It was the 30th anniversary dinner for the Graham Smith Peace Trust last night. Guest speaker was Garry Stewart, artistic director for 20 years now of the Australian Dance Theatre. I love ADT and going to dance performances generally, so it was really interesting to hear from him. He started in the dance world after seeing a performance when he was a student – of social work no less – as a 19 year old. He said his calf muscles (or was it his legs, feet) ached every night for two years when he first started learning. He was quite old (for a dancer I mean) when he began, and had absolutely no background for this kind of life (not even sport he said), so what an amazing move to make.
I like to think that his social work orientation was not entirely lost though, in some of the more political work that he has done, and which he spoke about. Performances about refugee issues, terrorism (including a local connection with a performance about David Hicks and his detention in Guantanamo), robotics, movement and (dis)ability, the environment, nature, the self and more; community dance and indigenous connections. He also spoke about the way dance connects us with the earth, grounds us. How it enables communication without a common verbal language. He showed clips – I just love the way people move! (Here is something from You Tube to give you a flavour…)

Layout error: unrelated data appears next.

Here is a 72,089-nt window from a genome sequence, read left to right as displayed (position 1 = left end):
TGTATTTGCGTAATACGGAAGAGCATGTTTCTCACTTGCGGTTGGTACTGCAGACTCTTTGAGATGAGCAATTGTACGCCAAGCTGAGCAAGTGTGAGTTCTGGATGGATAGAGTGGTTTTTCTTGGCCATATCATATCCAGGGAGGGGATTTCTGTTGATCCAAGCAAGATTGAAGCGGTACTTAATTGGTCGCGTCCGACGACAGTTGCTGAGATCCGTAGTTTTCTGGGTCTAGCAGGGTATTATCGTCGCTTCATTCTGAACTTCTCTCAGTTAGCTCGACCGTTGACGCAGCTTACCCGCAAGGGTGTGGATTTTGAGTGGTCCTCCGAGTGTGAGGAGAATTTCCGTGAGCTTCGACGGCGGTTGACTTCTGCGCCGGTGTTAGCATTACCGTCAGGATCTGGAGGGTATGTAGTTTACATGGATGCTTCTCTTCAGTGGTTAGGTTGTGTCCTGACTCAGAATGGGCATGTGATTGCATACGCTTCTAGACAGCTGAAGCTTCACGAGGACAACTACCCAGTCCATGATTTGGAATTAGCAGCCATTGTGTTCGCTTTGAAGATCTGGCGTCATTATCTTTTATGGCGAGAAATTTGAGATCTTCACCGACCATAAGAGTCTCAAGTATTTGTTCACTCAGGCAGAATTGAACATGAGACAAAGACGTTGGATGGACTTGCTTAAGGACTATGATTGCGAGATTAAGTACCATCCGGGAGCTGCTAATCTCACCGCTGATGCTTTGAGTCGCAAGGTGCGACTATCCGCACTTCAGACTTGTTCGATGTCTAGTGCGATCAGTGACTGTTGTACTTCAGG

And here is another with highlights from a piece about identity and the body..
There are heaps of ways to change the world, and changing it in our own way, doing our own thing and using our own particular talents and passions is inspiring to hear about and to take heart from. Hearing Garry’s story, and hearing again about the Graham Smith and the Peace Trust made for an uplifting and moving night. I was reminded of the story from Rebecca Solnit (again! I have a thing about her at the moment obviously!) about a species of moth which feeds on the tears of sleeping birds. She writes: “Moths drink the tears of sleeping birds. The birds sleep on, inadvertent givers. The moths fly on, enriched. We feed on sorrows, on stories, on the spaciousness they open up when they let us travel in our imagination beyond our own limits, when they dissolve the boundaries that confine us and urge us to extend the potentialities of our imperfect, broken, incomplete selves…”